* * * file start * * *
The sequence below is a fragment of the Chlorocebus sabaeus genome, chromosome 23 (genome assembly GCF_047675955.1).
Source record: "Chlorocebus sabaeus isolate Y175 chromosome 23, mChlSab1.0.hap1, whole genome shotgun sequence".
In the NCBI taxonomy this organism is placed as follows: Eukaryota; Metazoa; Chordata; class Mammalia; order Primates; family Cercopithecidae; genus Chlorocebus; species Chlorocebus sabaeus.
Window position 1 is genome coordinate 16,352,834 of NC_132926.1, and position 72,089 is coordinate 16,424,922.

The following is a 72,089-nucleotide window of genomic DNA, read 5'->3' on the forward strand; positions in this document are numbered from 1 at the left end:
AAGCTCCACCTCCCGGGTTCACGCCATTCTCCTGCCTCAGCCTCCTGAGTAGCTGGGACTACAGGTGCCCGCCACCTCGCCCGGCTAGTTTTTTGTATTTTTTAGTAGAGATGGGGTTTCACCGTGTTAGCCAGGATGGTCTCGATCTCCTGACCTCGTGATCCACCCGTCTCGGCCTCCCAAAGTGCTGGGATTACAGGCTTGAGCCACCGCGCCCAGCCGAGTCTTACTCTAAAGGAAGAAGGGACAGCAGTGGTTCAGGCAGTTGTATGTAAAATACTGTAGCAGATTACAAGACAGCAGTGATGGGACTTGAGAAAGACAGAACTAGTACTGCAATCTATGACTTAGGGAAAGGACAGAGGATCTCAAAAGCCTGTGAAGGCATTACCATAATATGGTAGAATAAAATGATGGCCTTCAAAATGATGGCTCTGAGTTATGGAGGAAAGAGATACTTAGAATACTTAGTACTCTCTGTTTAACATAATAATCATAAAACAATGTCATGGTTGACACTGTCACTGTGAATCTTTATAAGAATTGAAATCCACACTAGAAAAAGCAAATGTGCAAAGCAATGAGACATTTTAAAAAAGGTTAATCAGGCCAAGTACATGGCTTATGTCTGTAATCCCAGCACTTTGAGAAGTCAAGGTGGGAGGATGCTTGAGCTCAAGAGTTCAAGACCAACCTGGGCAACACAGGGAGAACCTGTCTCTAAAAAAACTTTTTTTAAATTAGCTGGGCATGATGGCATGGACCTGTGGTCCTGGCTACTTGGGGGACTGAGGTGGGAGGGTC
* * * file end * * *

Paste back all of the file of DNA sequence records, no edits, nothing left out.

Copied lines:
The sequence below is a fragment of the Chlorocebus sabaeus genome, chromosome 23 (genome assembly GCF_047675955.1).
Source record: "Chlorocebus sabaeus isolate Y175 chromosome 23, mChlSab1.0.hap1, whole genome shotgun sequence".
In the NCBI taxonomy this organism is placed as follows: Eukaryota; Metazoa; Chordata; class Mammalia; order Primates; family Cercopithecidae; genus Chlorocebus; species Chlorocebus sabaeus.
Window position 1 is genome coordinate 16,352,834 of NC_132926.1, and position 72,089 is coordinate 16,424,922.

The following is a 72,089-nucleotide window of genomic DNA, read 5'->3' on the forward strand; positions in this document are numbered from 1 at the left end:
AAGCTCCACCTCCCGGGTTCACGCCATTCTCCTGCCTCAGCCTCCTGAGTAGCTGGGACTACAGGTGCCCGCCACCTCGCCCGGCTAGTTTTTTGTATTTTTTAGTAGAGATGGGGTTTCACCGTGTTAGCCAGGATGGTCTCGATCTCCTGACCTCGTGATCCACCCGTCTCGGCCTCCCAAAGTGCTGGGATTACAGGCTTGAGCCACCGCGCCCAGCCGAGTCTTACTCTAAAGGAAGAAGGGACAGCAGTGGTTCAGGCAGTTGTATGTAAAATACTGTAGCAGATTACAAGACAGCAGTGATGGGACTTGAGAAAGACAGAACTAGTACTGCAATCTATGACTTAGGGAAAGGACAGAGGATCTCAAAAGCCTGTGAAGGCATTACCATAATATGGTAGAATAAAATGATGGCCTTCAAAATGATGGCTCTGAGTTATGGAGGAAAGAGATACTTAGAATACTTAGTACTCTCTGTTTAACATAATAATCATAAAACAATGTCATGGTTGACACTGTCACTGTGAATCTTTATAAGAATTGAAATCCACACTAGAAAAAGCAAATGTGCAAAGCAATGAGACATTTTAAAAAAGGTTAATCAGGCCAAGTACATGGCTTATGTCTGTAATCCCAGCACTTTGAGAAGTCAAGGTGGGAGGATGCTTGAGCTCAAGAGTTCAAGACCAACCTGGGCAACACAGGGAGAACCTGTCTCTAAAAAAACTTTTTTTAAATTAGCTGGGCATGATGGCATGGACCTGTGGTCCTGGCTACTTGGGGGACTGAGGTGGGAGGGTC